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5.0 out of 5 stars Intense,comprehensive my first real political read., 7 Feb. 2015
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This review is from: Dreadnought: Britain, Germany and the Coming of the Great War (Kindle Edition)
I repeat the above .i have always had an interest in the Great War ,reading my fathers 6 volumes of "A Popular History of the Great War" Edited by Sir J.A Hammerton and published in London byThe Fleetway House and printed by The Amalgamated Press Ltd. Of London in my early teens over 55 years ago.There is no date of edition etc.
Robert K massie's book presents much of the intrigue and an insight into the political goings on that are meticulous in their.detail and recounting while exuding an 'aroma' of truth in portraying and relating so many complex characters and facts that cover both the British side as well as the other nationalities involved with impartiality and bring to life so many of the people who lived and influenced the events of the period. AA Scotland.
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5.0 out of 5 stars Magnificent, 11 Mar. 2015
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This review is from: Dreadnought: Britain, Germany and the Coming of the Great War (Kindle Edition)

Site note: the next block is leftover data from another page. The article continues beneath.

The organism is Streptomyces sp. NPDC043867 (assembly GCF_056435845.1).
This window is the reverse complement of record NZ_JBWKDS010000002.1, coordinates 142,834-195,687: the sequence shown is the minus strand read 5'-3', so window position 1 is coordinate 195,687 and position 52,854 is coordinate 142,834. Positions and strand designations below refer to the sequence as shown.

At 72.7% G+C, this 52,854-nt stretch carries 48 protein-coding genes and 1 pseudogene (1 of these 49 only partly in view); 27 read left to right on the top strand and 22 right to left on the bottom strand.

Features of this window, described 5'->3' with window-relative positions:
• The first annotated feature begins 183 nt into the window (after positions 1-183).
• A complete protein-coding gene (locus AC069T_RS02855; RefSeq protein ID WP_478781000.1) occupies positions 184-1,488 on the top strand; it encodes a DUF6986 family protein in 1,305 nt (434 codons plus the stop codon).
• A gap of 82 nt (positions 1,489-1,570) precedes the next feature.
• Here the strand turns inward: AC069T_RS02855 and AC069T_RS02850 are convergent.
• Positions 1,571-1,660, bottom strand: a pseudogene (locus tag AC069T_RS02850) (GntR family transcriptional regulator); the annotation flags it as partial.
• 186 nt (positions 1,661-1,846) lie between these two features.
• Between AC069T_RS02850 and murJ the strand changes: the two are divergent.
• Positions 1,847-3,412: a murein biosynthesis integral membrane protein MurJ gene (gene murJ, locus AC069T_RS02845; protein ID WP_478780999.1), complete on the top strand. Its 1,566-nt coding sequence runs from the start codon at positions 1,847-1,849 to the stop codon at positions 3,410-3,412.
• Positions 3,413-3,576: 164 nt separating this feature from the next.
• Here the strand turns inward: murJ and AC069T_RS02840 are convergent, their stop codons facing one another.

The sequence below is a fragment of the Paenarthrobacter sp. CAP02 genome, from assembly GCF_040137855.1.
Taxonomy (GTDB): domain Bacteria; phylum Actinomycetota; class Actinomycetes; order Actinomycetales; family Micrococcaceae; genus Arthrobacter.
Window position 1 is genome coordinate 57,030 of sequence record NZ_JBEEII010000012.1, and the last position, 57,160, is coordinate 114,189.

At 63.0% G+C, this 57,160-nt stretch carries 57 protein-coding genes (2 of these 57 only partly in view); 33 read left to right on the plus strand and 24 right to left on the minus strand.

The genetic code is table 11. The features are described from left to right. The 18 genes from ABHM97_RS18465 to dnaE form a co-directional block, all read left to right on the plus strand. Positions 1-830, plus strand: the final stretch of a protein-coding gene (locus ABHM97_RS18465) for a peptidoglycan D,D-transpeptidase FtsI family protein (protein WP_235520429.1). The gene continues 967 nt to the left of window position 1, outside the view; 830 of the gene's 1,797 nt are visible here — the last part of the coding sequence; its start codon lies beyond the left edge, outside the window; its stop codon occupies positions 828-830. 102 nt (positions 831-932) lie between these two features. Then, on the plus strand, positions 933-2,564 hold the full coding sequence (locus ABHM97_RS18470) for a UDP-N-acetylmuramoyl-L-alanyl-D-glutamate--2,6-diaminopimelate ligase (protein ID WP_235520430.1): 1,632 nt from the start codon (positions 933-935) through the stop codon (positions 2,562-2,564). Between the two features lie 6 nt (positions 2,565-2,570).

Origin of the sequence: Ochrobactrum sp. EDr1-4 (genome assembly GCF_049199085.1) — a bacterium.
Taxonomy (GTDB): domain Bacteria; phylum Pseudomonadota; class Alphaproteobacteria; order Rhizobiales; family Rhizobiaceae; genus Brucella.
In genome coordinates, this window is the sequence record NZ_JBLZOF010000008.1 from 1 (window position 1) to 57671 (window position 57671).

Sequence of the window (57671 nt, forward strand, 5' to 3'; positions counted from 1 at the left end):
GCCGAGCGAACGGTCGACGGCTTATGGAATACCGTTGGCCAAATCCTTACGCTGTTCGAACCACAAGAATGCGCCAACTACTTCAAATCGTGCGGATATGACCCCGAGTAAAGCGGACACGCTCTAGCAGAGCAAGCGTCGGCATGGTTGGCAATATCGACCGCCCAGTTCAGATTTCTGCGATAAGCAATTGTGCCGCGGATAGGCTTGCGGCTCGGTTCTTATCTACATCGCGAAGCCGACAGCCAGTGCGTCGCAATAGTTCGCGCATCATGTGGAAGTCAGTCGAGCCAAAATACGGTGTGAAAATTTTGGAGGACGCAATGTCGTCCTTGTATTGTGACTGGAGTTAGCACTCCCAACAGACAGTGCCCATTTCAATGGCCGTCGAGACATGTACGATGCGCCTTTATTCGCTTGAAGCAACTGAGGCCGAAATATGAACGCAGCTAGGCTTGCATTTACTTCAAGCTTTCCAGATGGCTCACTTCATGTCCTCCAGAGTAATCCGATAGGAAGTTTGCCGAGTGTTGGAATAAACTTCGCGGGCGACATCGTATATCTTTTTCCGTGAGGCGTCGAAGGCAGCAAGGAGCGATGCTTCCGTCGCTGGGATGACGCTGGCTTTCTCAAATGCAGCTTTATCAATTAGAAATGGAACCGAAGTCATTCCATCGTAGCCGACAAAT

A fascinating and exceptionally clear account. An in-depth analysis of the social and political scenes, and the roles of the monarchies in Britain and Germany in the build up to the war. One gains a broad view of the way politics operated at the time, and how the various interested bodies exerted influence over the unfolding events. I found it extraordinary how much influence just a handful of individuals had in both countries, and how the populations were, in essence, manipulated by those in power ( plus ca change).
Very well written, accessible and comprehensive. Hugely enjoyable. Excellent.
(I am not an historian or academic, just an interested reader; I simply found this the best text I've read on an historical topic)
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15 of 19 people found the following review helpful
5.0 out of 5 stars A fascinating political history, 8 April 1999
By A Customer
'Dreadnought' is a superb companion to any technical history of battleship development: it provides the essential political and even personal backdrop to the development and construction of these mighty ships.
Massie touches lightly on specifics of armour and armament and propulsion, concentrating his formidable talents on the political and personal histories surrounding the Anglo-German naval arms race of the late 19th century and the events that led to World War 1.
Massie brings the personalities to life, describing their backgrounds and showing how they reacted to and helped to shape the events of their time. With the men of the time so described, he explores how confusion, mutual distrust, antagonism, personal ambition and national pride dragged Europe into the morass of the First World War. He captures chillingly the popular and, in some cases, private enthusiasm for conflict.
I found this book to be both enlightening and entertaining, and highly recommend it.